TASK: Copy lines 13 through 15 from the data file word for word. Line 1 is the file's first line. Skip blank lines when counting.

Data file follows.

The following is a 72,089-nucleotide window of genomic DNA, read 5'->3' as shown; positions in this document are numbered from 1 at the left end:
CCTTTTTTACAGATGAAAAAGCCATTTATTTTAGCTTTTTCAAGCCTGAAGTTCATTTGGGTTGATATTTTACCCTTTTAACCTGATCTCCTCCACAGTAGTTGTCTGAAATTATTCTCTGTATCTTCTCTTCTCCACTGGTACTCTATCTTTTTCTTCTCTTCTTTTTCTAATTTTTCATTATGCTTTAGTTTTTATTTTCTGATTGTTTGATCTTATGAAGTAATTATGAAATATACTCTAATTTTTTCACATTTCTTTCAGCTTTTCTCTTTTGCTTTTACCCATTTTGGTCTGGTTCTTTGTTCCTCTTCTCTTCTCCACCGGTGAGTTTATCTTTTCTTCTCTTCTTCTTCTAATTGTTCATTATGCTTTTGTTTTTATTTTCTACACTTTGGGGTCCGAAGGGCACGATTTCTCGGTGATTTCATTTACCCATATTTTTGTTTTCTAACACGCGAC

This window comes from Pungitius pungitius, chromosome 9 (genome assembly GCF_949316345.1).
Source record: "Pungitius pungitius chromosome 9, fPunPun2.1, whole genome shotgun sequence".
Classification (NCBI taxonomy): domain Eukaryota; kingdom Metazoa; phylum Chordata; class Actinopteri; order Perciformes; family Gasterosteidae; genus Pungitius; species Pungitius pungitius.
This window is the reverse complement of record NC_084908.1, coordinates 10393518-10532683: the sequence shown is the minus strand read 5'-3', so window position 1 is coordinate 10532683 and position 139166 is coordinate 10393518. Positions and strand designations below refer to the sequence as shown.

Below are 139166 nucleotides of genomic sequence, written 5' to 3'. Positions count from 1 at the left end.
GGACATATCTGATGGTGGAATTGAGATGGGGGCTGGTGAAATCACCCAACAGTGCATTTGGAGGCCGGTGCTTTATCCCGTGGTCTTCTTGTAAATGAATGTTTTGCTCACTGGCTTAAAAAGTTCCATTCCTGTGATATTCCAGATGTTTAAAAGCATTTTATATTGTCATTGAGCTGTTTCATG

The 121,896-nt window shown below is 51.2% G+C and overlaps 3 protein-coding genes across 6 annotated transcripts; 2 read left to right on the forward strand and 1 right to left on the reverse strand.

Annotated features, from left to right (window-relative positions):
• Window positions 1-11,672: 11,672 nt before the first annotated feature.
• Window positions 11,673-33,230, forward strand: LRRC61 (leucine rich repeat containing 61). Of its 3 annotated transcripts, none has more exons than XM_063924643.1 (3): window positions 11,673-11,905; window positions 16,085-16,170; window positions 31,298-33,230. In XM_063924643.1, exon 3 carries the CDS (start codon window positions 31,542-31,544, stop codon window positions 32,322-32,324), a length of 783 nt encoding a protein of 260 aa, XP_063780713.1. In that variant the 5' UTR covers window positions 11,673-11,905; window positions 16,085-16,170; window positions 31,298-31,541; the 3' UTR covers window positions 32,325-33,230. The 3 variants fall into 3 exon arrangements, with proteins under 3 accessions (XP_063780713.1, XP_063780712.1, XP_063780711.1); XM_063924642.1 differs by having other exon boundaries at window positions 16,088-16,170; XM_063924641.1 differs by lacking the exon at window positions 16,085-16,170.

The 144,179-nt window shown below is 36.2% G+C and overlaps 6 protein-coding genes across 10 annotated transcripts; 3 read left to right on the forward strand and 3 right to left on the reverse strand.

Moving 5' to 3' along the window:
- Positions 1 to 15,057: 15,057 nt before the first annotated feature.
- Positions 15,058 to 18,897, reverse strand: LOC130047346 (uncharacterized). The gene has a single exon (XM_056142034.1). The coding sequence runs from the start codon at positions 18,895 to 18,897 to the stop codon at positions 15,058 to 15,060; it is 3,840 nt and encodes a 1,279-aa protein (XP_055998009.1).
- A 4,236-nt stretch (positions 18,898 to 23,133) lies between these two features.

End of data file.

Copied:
The 144,179-nt window shown below is 36.2% G+C and overlaps 6 protein-coding genes across 10 annotated transcripts; 3 read left to right on the forward strand and 3 right to left on the reverse strand.

Moving 5' to 3' along the window:
- Positions 1 to 15,057: 15,057 nt before the first annotated feature.